fictions that allowed them to go on, they could look beyond
the devastation to a future that promised, at least on the surface,
protection from the past. The lines had been so thoroughly drawn
by the rise of Nazi Germany and the aggression of Japan that our
response was accompanied by a sort of mandatory amnesia—it was
essential, if not easy, to overlook the legacies of a Great War two
decades earlier, in what was billed as the War to End All Wars.Now
we had Kilroy instead of doughboys; now we had the liberation of
the camps to justify and amend the casualty lists.And we had Dresden,
too, instead of Ypres, but that was a subplot best neglected. If
the campaigns in Europe had demonstrated America’s valor, the
ones embellished by Hollywood and Madison Avenue confirmed
it. The darker story, found in classics like The Best Years of Our
and The Naked and the Dead, would outlive the boosterism
of the postwar years, eventually becoming part of the elegiac truth
about war and modern history. But for now, before the fences went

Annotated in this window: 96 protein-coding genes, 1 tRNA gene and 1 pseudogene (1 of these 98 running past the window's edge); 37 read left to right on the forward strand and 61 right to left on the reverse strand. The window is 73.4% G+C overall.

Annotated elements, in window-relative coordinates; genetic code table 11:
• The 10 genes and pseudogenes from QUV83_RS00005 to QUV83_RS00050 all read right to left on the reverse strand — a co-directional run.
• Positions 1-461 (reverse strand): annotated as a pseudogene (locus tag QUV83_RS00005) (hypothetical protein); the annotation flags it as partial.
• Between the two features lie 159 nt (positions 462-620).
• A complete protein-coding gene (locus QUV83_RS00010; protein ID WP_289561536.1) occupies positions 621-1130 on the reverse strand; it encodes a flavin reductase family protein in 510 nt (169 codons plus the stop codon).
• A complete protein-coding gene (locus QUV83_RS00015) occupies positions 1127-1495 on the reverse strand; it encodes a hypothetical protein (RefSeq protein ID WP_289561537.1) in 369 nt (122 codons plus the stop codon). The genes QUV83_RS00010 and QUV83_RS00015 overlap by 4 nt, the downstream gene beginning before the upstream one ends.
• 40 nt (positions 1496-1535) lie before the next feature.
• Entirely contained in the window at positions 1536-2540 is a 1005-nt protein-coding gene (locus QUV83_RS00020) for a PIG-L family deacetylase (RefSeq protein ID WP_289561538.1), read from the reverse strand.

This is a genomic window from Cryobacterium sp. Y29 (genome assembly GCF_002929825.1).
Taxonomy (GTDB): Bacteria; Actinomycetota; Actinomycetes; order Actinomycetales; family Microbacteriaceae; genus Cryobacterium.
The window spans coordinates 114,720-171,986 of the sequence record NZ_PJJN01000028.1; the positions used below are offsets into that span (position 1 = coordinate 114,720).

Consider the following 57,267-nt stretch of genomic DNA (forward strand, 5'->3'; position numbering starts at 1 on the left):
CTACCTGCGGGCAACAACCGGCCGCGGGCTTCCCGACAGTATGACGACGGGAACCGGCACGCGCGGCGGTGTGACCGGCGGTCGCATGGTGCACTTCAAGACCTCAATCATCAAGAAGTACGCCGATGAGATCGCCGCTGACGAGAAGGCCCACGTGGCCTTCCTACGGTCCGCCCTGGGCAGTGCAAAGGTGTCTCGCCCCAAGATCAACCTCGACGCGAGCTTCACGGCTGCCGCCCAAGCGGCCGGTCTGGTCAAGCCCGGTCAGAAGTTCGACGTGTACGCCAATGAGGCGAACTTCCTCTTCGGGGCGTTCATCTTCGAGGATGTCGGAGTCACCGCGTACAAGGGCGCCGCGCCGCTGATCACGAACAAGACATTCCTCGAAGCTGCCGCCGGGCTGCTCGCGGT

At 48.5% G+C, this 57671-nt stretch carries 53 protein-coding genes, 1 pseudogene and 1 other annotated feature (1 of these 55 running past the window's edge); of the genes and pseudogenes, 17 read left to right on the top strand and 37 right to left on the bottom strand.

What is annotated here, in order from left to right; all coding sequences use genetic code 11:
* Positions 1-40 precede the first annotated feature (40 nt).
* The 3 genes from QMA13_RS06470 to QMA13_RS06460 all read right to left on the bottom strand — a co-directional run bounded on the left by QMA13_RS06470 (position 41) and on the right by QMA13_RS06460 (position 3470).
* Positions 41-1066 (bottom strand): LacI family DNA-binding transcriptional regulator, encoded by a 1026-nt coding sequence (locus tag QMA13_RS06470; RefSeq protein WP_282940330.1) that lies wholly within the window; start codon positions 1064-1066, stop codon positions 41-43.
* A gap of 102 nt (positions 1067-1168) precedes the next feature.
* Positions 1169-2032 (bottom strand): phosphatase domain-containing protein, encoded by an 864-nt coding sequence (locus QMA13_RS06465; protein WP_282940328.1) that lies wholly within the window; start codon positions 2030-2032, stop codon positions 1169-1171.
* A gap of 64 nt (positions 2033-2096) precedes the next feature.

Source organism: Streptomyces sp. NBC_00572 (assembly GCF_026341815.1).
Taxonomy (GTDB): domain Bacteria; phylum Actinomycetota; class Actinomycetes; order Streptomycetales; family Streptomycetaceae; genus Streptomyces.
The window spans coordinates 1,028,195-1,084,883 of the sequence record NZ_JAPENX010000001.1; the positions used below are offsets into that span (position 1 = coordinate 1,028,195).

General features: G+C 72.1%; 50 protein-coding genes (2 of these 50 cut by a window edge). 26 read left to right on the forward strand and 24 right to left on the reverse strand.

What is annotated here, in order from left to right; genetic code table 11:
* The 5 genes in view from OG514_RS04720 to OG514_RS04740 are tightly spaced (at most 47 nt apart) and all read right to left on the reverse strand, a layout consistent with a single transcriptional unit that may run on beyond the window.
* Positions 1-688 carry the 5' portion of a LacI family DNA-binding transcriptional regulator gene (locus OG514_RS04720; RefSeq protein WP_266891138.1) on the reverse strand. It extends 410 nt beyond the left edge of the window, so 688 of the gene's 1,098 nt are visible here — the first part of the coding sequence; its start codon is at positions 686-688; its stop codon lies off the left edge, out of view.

up, we were still a land of suburban war games and toy bombers,
where the Nazis always got what was coming and where nobody
good ever died—except maybe for a few minutes, only to be resurrected
as the other side’s troop commander. Our dads were
heroes—all of them were heroes, it seemed—and it was our tender
burden to be the little soldiers who had made it all worthwhile.

Huddled there in my barracks on the basement floor of the
Mary E. Bivins Library, I envisioned myself to be of particularly
steely character. Otherwise, how could I bear the horrors of Normandy,
or the lousy C rations that awaited me each day? I lived
for such extended fantasies, believing that the canned peaches
and tinned beef I read about were the food of giants—and that
consuming them, in my imaginary way, would nourish me as
well. This empathic identification guided me in the real world as
often as it transported me into the next. I’d heard all about the